The motor rotating shaft is horizontal, the drive pinion spin axis can be horizontal. The trouble is these axes are not aligned, they happen to be parallel to one another. The Cardan Shaft redirects the travel shaft to the drive pinion without changing the direction of rotation.
Trusted in industry, cardan shafts have confirmed practical in applications where space is limited-as well while in situations where an element in the device train (e.g. paper roll) may need to be actuated (dynamically positioned) to another position when the machines are not operating. The universal joint allows for limited movement without uncoupling. To make sure enough lubrication circulation, which in turn stops the universal joints from seizing, cardan shafts are usually installed with an angle from four to six 6 degrees at the universal joints. Experience, though, has displayed that the position between the shafts of the driver and driven unit should be kept to the very least, preferably less than 4.36 mrads (0.25 degrees). Ideally, the angles between your driver and driven shafts and the cardan shaft, proven as β1 and β2 in Fig. 1, will be equal. Geometrically, this might mean zero angularity existing between your driver and driven unit: Put simply, the shafts of the driver and motivated machine will be parallel to each other.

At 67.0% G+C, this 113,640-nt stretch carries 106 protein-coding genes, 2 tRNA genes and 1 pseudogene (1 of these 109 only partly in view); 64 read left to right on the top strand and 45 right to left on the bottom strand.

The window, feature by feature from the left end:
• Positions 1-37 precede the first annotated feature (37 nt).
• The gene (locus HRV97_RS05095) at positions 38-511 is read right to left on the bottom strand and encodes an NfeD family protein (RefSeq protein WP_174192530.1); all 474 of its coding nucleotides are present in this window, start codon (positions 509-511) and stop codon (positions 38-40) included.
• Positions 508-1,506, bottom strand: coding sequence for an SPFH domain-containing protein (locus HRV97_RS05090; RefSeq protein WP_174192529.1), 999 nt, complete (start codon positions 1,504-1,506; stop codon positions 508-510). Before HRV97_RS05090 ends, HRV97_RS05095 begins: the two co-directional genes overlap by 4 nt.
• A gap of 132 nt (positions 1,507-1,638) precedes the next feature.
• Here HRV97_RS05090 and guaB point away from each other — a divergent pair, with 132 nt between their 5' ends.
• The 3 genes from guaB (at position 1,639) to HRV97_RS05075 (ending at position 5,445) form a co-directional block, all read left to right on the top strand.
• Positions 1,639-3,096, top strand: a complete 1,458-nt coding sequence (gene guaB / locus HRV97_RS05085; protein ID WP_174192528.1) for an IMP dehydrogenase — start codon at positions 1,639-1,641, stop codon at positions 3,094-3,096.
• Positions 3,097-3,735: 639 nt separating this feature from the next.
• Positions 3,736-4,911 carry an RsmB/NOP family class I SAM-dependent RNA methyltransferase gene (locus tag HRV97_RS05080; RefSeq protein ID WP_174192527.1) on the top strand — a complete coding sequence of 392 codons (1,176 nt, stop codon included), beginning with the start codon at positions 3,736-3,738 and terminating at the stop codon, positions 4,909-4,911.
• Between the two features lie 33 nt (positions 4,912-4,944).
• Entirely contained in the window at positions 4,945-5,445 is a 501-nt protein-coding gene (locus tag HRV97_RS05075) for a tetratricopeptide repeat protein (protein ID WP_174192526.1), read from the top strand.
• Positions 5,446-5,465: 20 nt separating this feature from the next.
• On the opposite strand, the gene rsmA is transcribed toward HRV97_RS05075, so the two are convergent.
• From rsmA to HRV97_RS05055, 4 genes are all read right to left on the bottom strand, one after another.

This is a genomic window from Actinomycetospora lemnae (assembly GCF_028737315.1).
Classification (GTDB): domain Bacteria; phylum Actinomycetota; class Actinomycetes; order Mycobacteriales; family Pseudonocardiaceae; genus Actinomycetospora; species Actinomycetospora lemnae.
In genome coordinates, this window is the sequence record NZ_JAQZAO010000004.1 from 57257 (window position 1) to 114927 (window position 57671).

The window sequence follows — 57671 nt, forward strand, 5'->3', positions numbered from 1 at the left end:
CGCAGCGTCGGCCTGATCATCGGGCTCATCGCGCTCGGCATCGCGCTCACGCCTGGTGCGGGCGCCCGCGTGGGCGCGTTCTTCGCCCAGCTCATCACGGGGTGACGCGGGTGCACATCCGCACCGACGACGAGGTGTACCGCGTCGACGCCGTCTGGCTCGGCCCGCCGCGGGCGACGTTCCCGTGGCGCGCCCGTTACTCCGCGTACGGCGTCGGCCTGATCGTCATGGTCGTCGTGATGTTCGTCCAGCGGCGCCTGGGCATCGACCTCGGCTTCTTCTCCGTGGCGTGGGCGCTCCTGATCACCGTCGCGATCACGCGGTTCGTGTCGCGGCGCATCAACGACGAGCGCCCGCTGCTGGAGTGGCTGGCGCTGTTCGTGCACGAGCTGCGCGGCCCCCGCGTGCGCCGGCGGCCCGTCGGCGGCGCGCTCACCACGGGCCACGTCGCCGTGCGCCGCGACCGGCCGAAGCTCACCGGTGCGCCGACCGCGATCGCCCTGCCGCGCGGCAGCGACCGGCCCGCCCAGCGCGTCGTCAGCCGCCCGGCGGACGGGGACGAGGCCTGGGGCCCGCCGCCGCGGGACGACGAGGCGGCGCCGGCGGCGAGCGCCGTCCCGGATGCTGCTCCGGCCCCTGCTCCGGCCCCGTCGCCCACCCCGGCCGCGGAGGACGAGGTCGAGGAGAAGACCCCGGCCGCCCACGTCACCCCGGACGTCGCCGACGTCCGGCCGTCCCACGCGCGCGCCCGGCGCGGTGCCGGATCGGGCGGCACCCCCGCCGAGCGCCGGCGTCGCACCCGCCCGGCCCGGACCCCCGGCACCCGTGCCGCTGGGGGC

Usually it involves a tubular shaft, two sets of Universal Joints and glove system – ferrule stepper, amongst others. It is definitely a element of the transmission program, its function is to redirect the engine turning activity, after moving through the gearbox and the travel to the wheel, going right through the ‘planetary and satellite’ system etc.

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Cardan shaft, also called cardinal shaft, is an element of torque transmission.